Eurovision 2023: Here We Go Again
Strap in as Solomiya Sywak details for you the epic highs and lows (but mostly lows) of this year’s Eurovision Song Contest
It’s that time of year again, time to get out all the silver outfits from deep inside the closet because Eurovision 2023 has just smacked the whole world in the face with glitter! For the first time in the competition’s history, Eurovision was jointly hosted by the United Kingdom and Ukraine and was held in the birthplace of the Beatles: Liverpool. Do not fear – the Grand Finale featured a very sexy rendition of ‘You’ll Never Walk Alone’.
Starting from the ultimate Grand Finale that featured a diehard Viking battle – Finland or Sweden for the win. With Sweden’s Loreen performing ‘Tattoo’ within a panini press, the electro power ballad stunned the national juries yet left audiences wanting more. We’ve heard this millennial club belter before in Loreen’s previous winning entry ‘Europhoria’ in 2012, and her 2023 contribution simply paled in comparison (in my humble opinion) to absolute crowd favourite, Finland. Finnish star Käärijä, with his banger ‘Cha Cha Cha’, quite literally brought the house down – beginning his act in a wooden crate which soon revealed chacha dancers who would go on to recreate the human centipede. The wild fusion of metal, club and ballroom dance became an instant Eurovision classic, so much so that when Sweden was announced the winner (with 583 points) all of Europe roared “CHA CHA CHA”.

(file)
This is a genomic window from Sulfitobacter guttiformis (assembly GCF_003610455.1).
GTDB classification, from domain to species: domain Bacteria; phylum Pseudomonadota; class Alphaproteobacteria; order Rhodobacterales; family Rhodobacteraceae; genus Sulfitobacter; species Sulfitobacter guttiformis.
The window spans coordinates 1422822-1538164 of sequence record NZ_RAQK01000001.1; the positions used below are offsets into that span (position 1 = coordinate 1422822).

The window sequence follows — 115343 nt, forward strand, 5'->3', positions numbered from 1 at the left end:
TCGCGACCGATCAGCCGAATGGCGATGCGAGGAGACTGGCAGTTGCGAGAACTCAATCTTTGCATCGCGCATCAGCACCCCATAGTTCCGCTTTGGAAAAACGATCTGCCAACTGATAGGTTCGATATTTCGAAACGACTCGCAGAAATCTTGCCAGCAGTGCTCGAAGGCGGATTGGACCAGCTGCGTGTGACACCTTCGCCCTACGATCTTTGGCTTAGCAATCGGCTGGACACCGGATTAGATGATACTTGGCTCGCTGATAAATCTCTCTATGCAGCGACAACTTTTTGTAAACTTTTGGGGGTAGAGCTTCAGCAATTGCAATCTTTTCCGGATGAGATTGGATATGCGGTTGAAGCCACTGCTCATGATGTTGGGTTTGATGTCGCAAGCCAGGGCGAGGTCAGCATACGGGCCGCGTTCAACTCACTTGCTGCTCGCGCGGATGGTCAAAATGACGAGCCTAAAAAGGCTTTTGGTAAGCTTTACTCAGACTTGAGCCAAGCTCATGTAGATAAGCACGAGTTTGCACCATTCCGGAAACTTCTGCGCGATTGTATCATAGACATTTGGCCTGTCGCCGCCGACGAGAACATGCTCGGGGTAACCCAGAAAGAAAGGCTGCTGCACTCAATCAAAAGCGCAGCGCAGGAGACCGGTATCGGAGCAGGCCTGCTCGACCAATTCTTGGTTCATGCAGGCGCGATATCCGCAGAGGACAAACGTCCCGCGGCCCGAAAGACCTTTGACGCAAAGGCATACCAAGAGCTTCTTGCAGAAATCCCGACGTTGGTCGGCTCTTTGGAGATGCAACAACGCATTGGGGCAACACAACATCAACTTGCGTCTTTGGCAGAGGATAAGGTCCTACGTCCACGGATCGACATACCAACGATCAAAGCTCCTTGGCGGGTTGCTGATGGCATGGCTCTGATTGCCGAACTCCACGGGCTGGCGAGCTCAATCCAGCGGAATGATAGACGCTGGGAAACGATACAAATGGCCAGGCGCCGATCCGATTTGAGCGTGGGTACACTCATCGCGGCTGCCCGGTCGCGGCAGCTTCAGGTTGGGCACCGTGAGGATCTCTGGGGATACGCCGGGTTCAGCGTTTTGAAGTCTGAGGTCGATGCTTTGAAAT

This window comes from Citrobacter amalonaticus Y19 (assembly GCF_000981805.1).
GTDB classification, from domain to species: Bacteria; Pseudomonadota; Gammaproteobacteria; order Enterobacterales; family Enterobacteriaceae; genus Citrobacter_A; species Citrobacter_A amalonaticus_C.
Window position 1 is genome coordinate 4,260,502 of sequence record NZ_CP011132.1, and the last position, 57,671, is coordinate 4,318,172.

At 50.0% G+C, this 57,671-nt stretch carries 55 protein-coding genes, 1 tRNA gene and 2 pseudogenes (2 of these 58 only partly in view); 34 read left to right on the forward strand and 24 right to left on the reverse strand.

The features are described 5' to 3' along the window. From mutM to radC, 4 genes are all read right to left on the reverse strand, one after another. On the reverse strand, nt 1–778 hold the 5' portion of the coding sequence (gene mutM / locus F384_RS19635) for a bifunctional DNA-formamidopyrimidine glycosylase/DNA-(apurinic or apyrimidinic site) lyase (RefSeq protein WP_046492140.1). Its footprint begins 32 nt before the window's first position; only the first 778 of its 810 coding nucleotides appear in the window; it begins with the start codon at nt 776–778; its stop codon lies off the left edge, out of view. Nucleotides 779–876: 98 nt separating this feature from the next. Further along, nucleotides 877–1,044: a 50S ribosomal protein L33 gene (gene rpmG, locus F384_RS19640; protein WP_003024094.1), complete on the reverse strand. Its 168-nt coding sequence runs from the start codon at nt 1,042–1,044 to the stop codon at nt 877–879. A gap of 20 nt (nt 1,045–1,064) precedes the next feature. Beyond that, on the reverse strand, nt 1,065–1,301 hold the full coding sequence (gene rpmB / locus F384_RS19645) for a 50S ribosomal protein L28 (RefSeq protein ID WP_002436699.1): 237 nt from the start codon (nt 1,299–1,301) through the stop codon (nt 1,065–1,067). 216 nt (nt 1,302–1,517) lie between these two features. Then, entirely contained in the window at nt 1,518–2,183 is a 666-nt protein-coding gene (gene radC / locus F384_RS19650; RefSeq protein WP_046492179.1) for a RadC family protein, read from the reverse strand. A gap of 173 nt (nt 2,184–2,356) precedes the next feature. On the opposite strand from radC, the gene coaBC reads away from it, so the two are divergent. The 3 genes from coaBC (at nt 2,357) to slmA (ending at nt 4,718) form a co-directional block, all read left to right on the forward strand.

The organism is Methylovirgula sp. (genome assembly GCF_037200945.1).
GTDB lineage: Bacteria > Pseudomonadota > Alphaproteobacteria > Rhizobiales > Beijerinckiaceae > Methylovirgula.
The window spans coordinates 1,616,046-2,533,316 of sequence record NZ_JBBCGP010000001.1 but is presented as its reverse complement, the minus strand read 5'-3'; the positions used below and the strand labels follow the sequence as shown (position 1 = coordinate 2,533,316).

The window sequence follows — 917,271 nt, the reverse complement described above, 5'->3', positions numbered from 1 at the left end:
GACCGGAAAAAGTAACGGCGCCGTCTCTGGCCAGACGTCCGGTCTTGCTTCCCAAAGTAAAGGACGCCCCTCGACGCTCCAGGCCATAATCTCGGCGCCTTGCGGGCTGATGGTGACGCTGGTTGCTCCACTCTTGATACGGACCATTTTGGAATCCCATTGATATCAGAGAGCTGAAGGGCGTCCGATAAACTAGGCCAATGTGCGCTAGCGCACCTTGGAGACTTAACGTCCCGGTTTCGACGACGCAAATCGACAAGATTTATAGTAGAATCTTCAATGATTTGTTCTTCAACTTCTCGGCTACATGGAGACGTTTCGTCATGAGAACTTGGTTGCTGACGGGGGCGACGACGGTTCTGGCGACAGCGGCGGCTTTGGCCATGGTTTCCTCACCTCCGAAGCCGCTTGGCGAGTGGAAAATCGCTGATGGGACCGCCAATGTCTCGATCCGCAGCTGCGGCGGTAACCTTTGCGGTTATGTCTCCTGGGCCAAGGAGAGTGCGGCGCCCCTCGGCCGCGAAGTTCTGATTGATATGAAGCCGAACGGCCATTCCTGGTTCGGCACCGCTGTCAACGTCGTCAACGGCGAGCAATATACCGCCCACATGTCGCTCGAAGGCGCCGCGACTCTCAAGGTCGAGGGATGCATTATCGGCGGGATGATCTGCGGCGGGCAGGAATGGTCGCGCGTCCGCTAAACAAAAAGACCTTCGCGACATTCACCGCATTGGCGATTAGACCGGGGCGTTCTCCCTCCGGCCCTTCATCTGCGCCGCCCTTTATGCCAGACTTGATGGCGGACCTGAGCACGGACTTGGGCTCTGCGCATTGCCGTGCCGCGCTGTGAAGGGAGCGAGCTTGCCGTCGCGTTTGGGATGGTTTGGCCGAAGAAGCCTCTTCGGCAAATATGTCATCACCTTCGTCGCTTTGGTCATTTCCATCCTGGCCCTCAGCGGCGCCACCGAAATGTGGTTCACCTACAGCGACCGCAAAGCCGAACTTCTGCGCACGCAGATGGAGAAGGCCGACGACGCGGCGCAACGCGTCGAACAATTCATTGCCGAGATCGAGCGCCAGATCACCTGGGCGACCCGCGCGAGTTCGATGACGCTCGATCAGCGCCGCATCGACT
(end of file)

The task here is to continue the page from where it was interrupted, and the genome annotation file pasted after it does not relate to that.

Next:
The rest of the competition this year was lacklustre…for trashy Europop standards anyways. Yet I do feel that this year’s competition heralds a new age for Eurovision as more and more countries opt to sing either partially (or fully!) in their own languages, and further incorporate traditional musical elements into their acts. This is perfectly exemplified in Albania’s entry, Albina & Familja Kelmendi’s ‘Duje’, which hits all the Balkan party notes – the synth accordion brass remix with all the additives of one of those CD’s you’d hear at a Balkan wedding just make me want to limbo under their perfect harmonies. One of my favourite translated lines from the song was “what is happening here?”, because same.
Out of all the acts from the Big Five (Spain, UK, Germany, Italy and France) who at this point don’t even need to try because they’re automatically in the final for paying for the competition, Germany’s Lord of the Lost and their song ‘Blood and Glitter’ was the only memorable entry. This industrial metal band was high energy and high latex pants, it definitely made me want to scream at the TV with them.